Did you know that only 30% of pangasius is used for food consumption? That means that 70% of the fish is waste product. From head to bones to skin— all is just… thrown away. Well, that is, until the scientists of Ho Chi Minh University of Science and Technology discovered a way to change this.
Source of collagen
Since 2000, pangasius skin is studied for its collagen potential. The protein – which is used to manufacture food, drugs, and cosmetics – obtained from pangasius appears to be smaller than from other sources. That’s good news for beauty fanatics looking for eternal youth. Why, you might ask? The smaller the collagen, the higher its ability to penetrate the skin, and the better it keeps firm. Say farewell to wrinkles and hello to pangasius face cream!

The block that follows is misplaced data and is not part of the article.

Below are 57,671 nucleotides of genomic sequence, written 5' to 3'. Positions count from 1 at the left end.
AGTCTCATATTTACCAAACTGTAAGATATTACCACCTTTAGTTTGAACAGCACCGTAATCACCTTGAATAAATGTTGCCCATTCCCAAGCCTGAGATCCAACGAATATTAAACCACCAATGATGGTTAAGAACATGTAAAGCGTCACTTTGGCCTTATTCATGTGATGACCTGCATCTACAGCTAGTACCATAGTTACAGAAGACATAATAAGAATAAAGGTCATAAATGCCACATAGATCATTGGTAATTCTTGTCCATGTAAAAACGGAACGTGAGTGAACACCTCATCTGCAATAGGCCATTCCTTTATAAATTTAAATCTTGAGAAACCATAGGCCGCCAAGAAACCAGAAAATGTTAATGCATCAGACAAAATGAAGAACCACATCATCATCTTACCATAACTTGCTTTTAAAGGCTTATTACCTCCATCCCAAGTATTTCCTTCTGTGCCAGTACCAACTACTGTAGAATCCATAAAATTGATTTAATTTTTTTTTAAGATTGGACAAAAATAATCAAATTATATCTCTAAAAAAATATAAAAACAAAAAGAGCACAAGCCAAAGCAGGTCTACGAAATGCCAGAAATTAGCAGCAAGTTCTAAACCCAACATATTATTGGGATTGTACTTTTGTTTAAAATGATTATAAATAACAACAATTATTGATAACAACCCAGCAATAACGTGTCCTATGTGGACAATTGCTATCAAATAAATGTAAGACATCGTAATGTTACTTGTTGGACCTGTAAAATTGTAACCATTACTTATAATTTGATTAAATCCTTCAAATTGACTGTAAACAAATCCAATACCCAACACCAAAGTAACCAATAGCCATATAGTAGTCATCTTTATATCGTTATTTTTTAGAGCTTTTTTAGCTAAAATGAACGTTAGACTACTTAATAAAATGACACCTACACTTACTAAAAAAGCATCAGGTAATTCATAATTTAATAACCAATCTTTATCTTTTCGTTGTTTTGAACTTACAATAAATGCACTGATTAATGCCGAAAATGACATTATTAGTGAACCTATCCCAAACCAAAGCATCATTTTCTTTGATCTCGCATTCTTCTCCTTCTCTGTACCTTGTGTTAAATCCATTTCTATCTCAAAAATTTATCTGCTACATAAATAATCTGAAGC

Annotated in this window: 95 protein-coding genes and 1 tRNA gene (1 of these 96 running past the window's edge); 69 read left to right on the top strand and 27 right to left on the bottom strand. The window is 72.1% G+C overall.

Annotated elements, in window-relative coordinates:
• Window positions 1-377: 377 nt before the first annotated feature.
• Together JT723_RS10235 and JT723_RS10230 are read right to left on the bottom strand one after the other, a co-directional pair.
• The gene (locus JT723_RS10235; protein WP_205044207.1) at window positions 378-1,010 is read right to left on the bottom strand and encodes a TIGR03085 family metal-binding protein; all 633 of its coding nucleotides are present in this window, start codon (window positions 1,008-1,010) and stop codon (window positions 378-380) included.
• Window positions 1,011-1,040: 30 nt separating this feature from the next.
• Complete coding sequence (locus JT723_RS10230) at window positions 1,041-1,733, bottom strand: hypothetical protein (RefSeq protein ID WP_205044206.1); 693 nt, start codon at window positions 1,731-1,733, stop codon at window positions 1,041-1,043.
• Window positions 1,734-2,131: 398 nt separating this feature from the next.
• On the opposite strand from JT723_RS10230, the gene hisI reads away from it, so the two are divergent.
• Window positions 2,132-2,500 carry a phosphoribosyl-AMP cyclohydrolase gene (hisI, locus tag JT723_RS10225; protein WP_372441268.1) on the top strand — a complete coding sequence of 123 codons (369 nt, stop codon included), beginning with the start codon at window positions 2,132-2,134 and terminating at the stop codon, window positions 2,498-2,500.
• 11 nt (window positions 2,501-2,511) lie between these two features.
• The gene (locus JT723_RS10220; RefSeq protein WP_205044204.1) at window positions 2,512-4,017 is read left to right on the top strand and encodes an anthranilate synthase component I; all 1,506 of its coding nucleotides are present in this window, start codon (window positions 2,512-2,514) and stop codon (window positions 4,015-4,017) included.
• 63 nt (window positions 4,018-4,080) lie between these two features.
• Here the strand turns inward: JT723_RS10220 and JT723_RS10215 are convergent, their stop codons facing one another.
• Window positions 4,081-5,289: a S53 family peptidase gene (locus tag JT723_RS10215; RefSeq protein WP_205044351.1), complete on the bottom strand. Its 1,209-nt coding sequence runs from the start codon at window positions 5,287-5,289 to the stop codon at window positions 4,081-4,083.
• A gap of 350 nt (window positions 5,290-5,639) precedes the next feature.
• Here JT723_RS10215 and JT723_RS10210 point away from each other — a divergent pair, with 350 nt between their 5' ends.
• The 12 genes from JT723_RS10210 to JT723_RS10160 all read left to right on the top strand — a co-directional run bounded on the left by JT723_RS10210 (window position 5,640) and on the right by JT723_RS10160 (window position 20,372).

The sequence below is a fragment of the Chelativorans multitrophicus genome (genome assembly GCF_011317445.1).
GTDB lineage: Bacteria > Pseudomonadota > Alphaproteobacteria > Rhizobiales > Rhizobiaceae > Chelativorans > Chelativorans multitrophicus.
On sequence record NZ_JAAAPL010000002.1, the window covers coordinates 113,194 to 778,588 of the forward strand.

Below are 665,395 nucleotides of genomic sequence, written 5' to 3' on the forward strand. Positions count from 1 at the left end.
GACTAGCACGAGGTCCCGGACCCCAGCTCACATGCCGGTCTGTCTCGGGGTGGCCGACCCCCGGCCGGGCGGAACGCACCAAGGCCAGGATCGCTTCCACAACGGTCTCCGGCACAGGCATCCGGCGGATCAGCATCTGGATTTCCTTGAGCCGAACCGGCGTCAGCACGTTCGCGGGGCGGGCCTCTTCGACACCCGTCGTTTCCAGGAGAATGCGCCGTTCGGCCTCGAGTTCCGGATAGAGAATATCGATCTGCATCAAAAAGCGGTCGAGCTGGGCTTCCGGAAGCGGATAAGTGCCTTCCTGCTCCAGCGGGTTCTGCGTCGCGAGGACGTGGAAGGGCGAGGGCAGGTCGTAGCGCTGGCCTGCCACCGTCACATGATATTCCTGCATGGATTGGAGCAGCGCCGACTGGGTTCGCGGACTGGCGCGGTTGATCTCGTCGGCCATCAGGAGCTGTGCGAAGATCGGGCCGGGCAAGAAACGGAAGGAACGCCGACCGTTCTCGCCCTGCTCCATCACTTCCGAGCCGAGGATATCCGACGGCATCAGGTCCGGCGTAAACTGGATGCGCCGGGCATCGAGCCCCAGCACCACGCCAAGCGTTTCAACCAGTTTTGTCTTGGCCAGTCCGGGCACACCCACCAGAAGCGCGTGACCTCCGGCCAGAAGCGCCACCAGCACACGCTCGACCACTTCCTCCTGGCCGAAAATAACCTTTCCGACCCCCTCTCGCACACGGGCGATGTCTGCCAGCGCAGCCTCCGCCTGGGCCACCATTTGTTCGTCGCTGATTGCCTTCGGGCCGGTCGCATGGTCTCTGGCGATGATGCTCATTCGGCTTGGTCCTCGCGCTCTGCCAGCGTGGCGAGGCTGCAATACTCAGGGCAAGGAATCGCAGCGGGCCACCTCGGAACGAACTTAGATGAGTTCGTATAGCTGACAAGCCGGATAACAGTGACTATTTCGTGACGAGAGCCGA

From research to product
Hold up – we might be going too fast there. Scientists are currently researching feasible methods to source the collagen and test these technologies for the food, pharmaceutical, and cosmetics industries. This process could take years before a product reaches the shelves of your local drug store. But hey, it’s something to look forward to!
No more pangasius waste
When that time comes, though, it will solve some pretty major industry problems. Right now, 5 to 8 tons of pangasius skin is wasted every day – the equivalent of an African Elephant! Next to that, the global demand for collagen was over 930 tons in 2019 – and that number is only expected to rise in coming years. Sounds like the ultimate solution to market needs and environmental problems, don’t you think?
While the time that you are able to rub pangasius cosmetics on your face hasn’t quite arrived yet, you can still enjoy a delicious pangasius fillet, of course.